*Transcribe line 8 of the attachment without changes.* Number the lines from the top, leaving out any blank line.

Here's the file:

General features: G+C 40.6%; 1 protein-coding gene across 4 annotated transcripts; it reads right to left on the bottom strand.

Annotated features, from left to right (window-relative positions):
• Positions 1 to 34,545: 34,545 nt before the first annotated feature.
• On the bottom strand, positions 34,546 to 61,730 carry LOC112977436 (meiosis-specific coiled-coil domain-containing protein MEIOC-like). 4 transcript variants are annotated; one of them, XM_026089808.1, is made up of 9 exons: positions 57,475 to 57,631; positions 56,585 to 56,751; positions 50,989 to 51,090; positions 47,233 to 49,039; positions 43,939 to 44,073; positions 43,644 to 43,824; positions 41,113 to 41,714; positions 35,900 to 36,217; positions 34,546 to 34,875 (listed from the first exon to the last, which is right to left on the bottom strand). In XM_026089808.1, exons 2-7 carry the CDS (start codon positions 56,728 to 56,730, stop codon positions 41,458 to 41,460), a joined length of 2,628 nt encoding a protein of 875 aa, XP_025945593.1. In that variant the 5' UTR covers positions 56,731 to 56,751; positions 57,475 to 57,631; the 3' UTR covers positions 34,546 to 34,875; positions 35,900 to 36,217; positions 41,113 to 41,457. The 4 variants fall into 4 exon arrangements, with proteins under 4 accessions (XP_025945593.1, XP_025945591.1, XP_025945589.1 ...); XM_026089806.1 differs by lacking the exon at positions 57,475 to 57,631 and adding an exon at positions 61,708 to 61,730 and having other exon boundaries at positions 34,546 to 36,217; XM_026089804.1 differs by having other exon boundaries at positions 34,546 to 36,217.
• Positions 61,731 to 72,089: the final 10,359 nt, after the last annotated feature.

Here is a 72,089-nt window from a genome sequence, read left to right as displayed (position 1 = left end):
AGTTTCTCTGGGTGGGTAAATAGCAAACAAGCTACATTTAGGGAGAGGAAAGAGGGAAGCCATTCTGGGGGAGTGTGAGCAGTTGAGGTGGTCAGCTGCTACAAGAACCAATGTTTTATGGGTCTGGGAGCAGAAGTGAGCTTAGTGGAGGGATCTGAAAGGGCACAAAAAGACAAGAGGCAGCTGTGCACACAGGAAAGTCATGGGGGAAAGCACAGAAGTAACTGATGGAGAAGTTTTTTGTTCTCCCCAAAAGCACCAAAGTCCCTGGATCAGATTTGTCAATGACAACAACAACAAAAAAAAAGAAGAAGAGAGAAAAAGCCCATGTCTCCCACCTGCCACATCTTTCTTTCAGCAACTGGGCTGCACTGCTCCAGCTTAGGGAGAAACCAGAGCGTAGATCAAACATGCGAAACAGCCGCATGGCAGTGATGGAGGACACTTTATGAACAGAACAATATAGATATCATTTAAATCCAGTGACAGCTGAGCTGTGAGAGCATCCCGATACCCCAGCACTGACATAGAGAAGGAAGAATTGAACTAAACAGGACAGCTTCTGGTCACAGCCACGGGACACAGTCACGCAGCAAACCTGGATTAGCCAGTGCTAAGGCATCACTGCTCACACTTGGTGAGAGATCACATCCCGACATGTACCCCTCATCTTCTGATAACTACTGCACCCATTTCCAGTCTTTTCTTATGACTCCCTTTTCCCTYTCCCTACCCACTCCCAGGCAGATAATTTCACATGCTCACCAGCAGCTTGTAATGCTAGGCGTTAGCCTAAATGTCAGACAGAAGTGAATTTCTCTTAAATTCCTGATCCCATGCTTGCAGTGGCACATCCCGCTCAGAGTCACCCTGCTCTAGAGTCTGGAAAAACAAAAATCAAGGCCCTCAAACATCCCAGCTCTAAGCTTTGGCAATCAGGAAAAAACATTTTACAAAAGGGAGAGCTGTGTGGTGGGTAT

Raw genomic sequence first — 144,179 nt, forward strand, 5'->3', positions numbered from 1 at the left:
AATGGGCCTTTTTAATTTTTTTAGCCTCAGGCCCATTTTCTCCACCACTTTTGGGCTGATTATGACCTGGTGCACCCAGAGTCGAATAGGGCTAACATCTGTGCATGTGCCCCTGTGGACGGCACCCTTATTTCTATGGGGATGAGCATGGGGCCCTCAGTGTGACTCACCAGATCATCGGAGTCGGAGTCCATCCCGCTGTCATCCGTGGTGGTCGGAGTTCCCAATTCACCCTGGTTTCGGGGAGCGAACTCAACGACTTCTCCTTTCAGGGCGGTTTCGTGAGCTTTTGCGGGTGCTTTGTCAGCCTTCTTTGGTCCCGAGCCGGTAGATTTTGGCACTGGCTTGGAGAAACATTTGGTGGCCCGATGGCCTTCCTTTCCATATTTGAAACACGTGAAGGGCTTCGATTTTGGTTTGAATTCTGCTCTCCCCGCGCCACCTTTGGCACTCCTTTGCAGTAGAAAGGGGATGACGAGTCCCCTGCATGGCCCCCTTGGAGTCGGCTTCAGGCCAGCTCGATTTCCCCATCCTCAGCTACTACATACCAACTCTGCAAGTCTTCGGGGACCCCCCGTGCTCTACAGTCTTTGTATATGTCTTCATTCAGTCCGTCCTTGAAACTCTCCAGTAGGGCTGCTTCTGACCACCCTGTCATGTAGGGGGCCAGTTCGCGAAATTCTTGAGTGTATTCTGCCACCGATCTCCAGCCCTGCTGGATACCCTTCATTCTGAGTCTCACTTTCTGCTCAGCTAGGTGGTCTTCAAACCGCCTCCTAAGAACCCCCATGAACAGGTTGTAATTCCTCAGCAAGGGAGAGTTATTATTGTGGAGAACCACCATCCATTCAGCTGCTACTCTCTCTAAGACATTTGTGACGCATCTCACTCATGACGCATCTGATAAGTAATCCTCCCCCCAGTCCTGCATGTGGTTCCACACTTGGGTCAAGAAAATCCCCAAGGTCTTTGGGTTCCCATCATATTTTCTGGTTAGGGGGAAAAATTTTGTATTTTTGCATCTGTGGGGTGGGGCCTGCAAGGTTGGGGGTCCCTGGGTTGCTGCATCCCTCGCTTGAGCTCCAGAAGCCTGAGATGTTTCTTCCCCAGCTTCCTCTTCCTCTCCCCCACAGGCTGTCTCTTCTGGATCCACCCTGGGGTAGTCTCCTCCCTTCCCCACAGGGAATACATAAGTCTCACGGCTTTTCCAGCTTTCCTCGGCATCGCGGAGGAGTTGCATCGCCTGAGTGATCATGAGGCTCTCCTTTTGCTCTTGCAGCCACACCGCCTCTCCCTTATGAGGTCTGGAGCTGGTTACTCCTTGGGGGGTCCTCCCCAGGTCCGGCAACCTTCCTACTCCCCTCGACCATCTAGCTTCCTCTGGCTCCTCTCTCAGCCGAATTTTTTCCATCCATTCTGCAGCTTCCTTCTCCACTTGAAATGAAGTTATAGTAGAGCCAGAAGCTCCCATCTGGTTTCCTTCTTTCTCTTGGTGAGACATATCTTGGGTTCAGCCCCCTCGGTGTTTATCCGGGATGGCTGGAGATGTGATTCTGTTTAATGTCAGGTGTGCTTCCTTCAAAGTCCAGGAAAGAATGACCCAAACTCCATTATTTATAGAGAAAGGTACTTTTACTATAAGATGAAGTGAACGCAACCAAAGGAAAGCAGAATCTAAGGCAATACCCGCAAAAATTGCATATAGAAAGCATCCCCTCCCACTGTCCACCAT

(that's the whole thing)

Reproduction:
Raw genomic sequence first — 144,179 nt, forward strand, 5'->3', positions numbered from 1 at the left: